by Lee Clair and Pete Fordham, Norbridge Inc.
The U.S. energy portfolio for power generation was largely consistent during the past 30 years. Coal was king, and natural gas, nuclear and hydro were leading ladies in fueling the country’s appetite for electricity generation.
But times are changing. Fossil fuels are under attack, and green is the new watchword. Renewables are the rage, and wind and solar are the beauty queens of a new generation. They get much of the attention and much of the press.
Meanwhile, there is another player in the emerging race to fuel America’s future ready to emerge as a leading lady for the future. That’s biomass.
Biomass is renewable organic matter such as wood and wood waste, agricultural crops and residue, animal waste, aquatic plants and organic components of municipal and industrial wastes that can be used as a fuel or energy source. It’s a homegrown energy resource.
Biomass is green—the Intergovernmental Panel on Climate Change considers it carbon-neutral—and already used more than most people know.
In 2008, biomass accounted for about 1.4 percent of U.S. power generation and about 15 percent of renewables generation (see Figure 1).
While still a small piece of the U.S. power picture, biomass-fueled power production was nearly equal to wind, solar and geothermal power production combined.
And it’s projected to grow rapidly. While utilities have traditionally been small players in biomass-fueled generation, they are forecast to increase their production of power from biomass tenfold between 2008 and 2020, potentially resulting in the use of 120 million to 60 million tons of dry biomass annually.
Why biomass? It has multiple advantages over other renewable options:
- Facilities can be developed anywhere—not just in regions where it is sunny or windy,
- Facilities fueled by biomass can run all the time, not just when sun is shining or wind is blowing,
- It can be used for power or heating, and
- It can support the local economy (forest products or agricultural industries).
Renewable energy portfolio standards (RPS) are also a significant factor in the biomass future. About 35 states have committed to RPS, generally a percentage target for renewable fuels by a specific target date, and more states are considering RPS legislation. Congress is also considering federal renewables legislation: 20 percent by 2020. Cap-and-trade legislation being actively debated on Capitol Hill also could spur additional use of renewables.
Understanding the Biomass Future
To better understand biomass growth and potential challenges facing biomass use, Norbridge Inc. interviewed managers at 16 utilities and generators and state regulators in 17 states. Companies interviewed included four of the top 10 publicly traded utilities, represent 27 percent of total U.S. electric utility revenue and 44 percent by market capitalization and have plants operating in 27 states. States were selected to get regional representation as well as include states with and without RPS (see Figures 2 and 3).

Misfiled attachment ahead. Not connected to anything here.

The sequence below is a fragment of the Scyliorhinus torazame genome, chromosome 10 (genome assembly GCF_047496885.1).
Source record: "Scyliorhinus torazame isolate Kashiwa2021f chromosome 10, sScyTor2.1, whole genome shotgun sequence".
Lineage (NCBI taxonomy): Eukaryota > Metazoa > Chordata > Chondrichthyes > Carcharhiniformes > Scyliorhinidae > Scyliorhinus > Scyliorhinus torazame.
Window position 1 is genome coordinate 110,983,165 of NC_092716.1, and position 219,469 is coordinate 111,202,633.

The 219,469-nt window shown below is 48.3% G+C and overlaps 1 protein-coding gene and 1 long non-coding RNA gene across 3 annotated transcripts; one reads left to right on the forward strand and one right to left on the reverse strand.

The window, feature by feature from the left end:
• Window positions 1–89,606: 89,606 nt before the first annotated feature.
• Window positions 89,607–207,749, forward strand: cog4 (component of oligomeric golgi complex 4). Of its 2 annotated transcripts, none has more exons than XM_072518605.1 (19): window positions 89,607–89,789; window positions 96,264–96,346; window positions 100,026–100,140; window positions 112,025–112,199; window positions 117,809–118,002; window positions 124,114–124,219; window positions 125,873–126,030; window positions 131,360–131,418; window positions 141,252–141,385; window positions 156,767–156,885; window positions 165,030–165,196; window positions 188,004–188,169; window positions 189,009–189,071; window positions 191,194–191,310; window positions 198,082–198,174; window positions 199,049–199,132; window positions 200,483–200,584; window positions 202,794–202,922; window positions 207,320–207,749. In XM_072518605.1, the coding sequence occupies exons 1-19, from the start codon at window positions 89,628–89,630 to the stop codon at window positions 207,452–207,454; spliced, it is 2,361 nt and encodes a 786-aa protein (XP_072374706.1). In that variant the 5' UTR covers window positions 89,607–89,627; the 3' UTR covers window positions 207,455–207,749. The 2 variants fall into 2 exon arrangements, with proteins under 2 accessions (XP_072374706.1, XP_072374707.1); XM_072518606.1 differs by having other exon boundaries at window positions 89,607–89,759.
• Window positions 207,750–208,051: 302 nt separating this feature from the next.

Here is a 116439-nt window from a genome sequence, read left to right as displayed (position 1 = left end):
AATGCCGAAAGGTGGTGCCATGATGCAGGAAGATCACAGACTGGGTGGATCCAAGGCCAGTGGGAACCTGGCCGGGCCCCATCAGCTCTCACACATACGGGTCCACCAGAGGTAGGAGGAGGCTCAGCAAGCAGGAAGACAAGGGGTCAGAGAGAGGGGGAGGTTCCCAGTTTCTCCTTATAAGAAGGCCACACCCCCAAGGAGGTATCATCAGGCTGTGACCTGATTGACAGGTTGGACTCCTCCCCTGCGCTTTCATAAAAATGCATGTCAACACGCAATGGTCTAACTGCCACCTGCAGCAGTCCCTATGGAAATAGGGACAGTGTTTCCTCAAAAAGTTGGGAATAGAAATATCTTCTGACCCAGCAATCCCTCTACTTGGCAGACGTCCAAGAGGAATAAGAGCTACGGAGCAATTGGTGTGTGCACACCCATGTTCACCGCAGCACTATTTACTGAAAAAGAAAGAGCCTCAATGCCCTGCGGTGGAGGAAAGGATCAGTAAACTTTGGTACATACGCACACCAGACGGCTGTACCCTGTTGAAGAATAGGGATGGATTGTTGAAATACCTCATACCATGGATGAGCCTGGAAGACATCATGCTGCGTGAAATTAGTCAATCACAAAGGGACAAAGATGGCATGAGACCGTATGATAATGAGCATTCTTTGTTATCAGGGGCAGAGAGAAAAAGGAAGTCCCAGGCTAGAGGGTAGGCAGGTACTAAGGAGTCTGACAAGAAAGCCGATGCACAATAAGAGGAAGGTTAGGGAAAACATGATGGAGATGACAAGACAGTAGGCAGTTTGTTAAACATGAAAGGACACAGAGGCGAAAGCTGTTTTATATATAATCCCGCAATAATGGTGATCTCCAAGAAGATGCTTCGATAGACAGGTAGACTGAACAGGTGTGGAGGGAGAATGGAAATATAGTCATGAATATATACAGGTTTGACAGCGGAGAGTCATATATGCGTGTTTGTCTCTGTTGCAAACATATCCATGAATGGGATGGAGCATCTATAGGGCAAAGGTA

The study found that utility and state interest in biomass is high (see Figures 4 and 5). Interest was driven particularly by government mandates (e.g., state RPS), government incentives, scarcity of other renewables in their geography and the desire for fuel diversification. Some states have funding or tax credits available to support biomass initiatives: Alaska has a renewable energy fund of $100 million; Connecticut has a Clean Energy Fund funded by ratepayers; Missouri has a $5-per-ton wood energy tax credit, and Oregon has a 50 percent business energy tax credit.
Utilities and states are discussing numerous potential project conversions. Most plants will have less than 100-MW capacity, though one 300-MW plant was cited. One utility expects 5 million to 10 million tons of biomass consumption by 2015. Wood and agricultural sources were cited as the biomass fuels of choice, often to be co-fired with coal. Nonpelletized and pelletized wood were mentioned most.
Biomass study interviewees cited multiple challenges (see Figure 6). Access to biomass supply and fuel cost are seen as the most pressing issues for utilities. Similar concerns were cited by state officials. Fuel transportation and logistics are also of significant concern. Fuel characteristics differ markedly from coal, with significant impacts on transportation, handling and storage requirements.
Modal selection was the leading expected transportation and logistics challenge among utility participants in the study. There are expected to be more modal options, and they are expected to be less clear than is the case today with fossil fuels. Transportation solutions also are more likely to be multimodal. There is also some concern about the increased truck traffic from biomass. Transportation and logistics challenges were the leading concern for the states interviewed.
The Sourcing Shuffle
While the market and supply chain for carbon-based fuels have been in place for many years, the opposite is true for biomass. Biomass as a mass market fuel is just beginning to be envisioned, and many challenges exist for potential users, particularly related to biomass sourcing.
For example, few large-scale providers and production facilities exist. Defined transportation lanes, service parameters and rates also do not exist yet. There are multiple agricultural and wood-based fuel options, including a range of purpose-grown/primary sources and residual/secondary sources, in addition to solid-waste derivatives. Torrefaction can be used to make biomass denser and less susceptible to moisture, but this approach has not been used widely. At this point, there are many more questions than answers.